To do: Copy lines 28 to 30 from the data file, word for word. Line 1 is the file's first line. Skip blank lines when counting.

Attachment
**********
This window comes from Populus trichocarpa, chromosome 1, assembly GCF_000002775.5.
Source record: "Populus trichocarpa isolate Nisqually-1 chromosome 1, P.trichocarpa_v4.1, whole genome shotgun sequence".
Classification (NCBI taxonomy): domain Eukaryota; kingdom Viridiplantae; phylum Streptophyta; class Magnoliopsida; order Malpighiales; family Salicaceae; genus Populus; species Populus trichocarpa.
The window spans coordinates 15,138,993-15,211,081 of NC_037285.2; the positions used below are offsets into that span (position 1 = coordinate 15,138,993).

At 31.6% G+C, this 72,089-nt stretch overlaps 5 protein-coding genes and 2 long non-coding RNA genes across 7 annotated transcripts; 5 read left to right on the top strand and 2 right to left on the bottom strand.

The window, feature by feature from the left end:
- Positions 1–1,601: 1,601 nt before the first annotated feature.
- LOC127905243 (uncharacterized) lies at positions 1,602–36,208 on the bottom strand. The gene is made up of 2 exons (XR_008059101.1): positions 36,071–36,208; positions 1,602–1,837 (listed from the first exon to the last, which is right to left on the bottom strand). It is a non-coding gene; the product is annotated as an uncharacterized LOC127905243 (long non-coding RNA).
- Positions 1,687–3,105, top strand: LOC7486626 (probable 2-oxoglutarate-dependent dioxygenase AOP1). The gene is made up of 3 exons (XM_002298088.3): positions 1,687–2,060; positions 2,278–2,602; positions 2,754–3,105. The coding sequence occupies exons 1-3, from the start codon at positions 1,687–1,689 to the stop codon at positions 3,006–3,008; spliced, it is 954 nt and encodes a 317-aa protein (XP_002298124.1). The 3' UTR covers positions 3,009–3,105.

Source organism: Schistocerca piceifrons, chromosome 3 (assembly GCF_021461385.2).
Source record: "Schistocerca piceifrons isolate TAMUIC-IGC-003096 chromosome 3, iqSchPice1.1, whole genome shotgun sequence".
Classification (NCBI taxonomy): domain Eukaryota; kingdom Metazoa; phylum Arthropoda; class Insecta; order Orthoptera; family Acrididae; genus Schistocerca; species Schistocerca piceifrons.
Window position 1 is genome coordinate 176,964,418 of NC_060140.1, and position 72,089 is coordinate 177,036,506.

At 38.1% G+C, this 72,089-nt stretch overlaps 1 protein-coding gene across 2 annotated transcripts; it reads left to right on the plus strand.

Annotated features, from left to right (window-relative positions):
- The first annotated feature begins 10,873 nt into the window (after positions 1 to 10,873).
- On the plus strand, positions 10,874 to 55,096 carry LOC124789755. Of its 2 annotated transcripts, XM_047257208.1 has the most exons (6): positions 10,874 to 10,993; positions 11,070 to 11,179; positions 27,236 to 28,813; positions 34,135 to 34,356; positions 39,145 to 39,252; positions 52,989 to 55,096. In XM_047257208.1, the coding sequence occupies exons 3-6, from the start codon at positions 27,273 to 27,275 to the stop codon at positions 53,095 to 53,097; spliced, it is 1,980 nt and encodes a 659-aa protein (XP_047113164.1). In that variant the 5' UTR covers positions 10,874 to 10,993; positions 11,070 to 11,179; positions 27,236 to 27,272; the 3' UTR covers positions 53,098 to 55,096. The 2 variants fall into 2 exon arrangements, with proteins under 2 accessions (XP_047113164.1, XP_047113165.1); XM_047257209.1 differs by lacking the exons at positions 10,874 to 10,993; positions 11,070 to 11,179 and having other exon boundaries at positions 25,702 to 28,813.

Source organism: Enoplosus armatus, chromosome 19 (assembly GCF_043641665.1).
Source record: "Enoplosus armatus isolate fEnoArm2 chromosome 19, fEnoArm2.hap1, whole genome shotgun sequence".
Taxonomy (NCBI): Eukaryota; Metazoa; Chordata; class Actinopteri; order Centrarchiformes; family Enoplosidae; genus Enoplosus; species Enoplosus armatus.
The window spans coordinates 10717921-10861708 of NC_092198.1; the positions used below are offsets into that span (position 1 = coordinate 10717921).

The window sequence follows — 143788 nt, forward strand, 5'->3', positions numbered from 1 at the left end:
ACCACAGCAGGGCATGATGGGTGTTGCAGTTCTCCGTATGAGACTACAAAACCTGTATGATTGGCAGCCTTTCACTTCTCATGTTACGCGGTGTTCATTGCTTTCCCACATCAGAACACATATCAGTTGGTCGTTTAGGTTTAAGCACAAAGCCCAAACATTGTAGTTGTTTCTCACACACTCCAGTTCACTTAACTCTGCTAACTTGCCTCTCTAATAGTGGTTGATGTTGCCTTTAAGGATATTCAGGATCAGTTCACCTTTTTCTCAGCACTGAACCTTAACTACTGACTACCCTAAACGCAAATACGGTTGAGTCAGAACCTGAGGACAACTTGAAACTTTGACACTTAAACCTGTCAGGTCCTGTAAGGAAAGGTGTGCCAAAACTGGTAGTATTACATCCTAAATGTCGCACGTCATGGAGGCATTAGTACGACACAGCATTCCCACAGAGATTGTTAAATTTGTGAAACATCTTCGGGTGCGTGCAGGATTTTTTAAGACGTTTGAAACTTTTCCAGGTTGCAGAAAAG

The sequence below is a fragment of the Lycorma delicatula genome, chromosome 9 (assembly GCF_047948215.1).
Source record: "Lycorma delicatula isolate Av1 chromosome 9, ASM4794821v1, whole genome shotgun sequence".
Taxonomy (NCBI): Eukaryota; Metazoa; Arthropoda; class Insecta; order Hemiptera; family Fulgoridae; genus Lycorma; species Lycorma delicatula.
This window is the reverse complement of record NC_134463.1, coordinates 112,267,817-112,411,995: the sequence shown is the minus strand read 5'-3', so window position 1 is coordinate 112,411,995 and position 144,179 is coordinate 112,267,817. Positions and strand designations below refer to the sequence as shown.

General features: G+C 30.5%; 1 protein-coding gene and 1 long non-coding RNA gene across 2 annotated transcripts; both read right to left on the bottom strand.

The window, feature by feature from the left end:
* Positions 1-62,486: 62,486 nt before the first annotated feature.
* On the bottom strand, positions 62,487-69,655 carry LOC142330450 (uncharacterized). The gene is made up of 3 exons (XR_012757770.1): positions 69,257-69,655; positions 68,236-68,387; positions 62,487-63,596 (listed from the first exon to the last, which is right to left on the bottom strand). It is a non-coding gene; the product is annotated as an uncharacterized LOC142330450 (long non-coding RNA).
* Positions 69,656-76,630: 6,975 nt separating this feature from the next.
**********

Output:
General features: G+C 30.5%; 1 protein-coding gene and 1 long non-coding RNA gene across 2 annotated transcripts; both read right to left on the bottom strand.

The window, feature by feature from the left end:
* Positions 1-62,486: 62,486 nt before the first annotated feature.